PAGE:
Successful dealmakers and investors understand the value of getting the right information to evaluate a new opportunity. Likewise, in the oil and gas space, having a solid understanding of a prospective investment play will enhance the quality of the assumptions and help set realistic expectations. This is particularly true when it comes to mineral title, land title and other regional title issues. An informed buyer will always conduct an assessment of title complexity, potential ‘red-flag’ issues, and the length of time it will take to confirm title.
Questions that should be asked, for example, are:
How old is the title and what kind of access information will you have to work with during due diligence?
How hard will it be to obtain fill-in acreage or hold on to your acreage post-acquisition?
The answers to these questions will vary widely and differ from state to state, or basin to basin, so obtaining the targeted information is important. Our regionally-focused teams across the United States collaborate with clients to provide this kind of insight at the outset of a deal and throughout the asset management process. The following highlights a sample of common title characteristics of three of today’s most active regions.
The Permian This region is characterized by multi-section, old production drilling sites that often have complicated title issues, such as:
Multiple depth severances per lease and contractual assignments after the original lease date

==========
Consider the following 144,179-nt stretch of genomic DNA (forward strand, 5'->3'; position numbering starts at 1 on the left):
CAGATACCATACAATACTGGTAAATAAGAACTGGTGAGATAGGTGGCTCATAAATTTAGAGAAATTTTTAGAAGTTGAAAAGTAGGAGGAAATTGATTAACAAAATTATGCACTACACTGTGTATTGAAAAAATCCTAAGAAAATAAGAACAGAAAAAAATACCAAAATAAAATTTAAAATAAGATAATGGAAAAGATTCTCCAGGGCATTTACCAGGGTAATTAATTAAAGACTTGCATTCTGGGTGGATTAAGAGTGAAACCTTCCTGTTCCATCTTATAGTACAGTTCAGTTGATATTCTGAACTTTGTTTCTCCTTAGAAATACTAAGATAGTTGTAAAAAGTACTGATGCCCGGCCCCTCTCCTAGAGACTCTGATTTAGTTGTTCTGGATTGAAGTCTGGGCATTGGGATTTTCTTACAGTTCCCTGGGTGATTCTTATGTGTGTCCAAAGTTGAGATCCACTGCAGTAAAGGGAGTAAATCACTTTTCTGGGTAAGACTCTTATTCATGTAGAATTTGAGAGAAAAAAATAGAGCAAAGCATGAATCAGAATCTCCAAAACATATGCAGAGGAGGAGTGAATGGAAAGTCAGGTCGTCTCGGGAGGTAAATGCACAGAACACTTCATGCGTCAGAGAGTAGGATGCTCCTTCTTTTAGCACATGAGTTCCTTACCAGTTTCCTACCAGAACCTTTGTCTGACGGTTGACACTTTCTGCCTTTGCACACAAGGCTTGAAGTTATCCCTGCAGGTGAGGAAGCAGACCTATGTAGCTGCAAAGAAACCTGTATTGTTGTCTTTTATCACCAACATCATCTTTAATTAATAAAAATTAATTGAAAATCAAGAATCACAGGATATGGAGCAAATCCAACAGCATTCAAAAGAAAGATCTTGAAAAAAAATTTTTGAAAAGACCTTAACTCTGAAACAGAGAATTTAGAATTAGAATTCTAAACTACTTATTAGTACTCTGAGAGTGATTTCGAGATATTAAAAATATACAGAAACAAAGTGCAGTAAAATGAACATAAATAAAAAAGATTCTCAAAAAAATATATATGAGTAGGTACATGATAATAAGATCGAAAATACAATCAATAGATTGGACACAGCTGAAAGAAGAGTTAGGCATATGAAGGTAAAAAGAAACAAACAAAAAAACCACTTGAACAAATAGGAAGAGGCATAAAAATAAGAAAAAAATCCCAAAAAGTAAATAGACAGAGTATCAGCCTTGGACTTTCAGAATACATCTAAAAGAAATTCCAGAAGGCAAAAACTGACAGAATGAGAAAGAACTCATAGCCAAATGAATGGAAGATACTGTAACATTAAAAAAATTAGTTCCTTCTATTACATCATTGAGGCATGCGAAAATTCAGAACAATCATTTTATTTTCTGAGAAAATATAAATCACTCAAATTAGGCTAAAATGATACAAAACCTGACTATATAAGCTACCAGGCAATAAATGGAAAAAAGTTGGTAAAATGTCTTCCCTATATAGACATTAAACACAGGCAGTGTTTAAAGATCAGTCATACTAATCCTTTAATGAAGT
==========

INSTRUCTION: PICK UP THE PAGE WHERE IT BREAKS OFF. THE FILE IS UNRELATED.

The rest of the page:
Extensive curative issues related to probate and heirship not of record
Complex transaction history that creates longer leasehold chains of title
Limited company title documents due to insufficient record-keeping
Leases for the same lands taken by multiple operators
Scoop & Stack plays in Oklahoma
Old production in this region often holds leases pre-dating the statutory Pugh clause of May 27, 1977, giving rise to:
Heated litigated over production in paying quantities (PPQ), with difficulties performing a full audit of historic production files
Complicated production analysis, for which access to data subscription services is required to accurately research all the facts
Limited online county records, requiring site visits to many county courthouses
This region has specific challenges that come with drilling on federal, state and Native American lands, such as:
Timing and environmental limitations (ex. Sage grouse habitat)
Non-adjudication of Bureau of Land Management (BLM) operating rights, requiring county courthouse and BLM records to ascertain the correct interest in these Oil and Gas Leases (OGLs)
Bureau of Indian Affairs (BIA) approval difficulties, often calling for a Public Relations component
Federal nominations and bidding of acreage that only occur at specific times during the year
Regional complexities and difficult title matters can materially influence the attractiveness of a prospect. Understanding the mineral title and regulatory environment early and often will prevent surprises and minimize unforeseen risks. When it comes to finding and closing a good deal, the value of doing a title analysis should not be underestimated.
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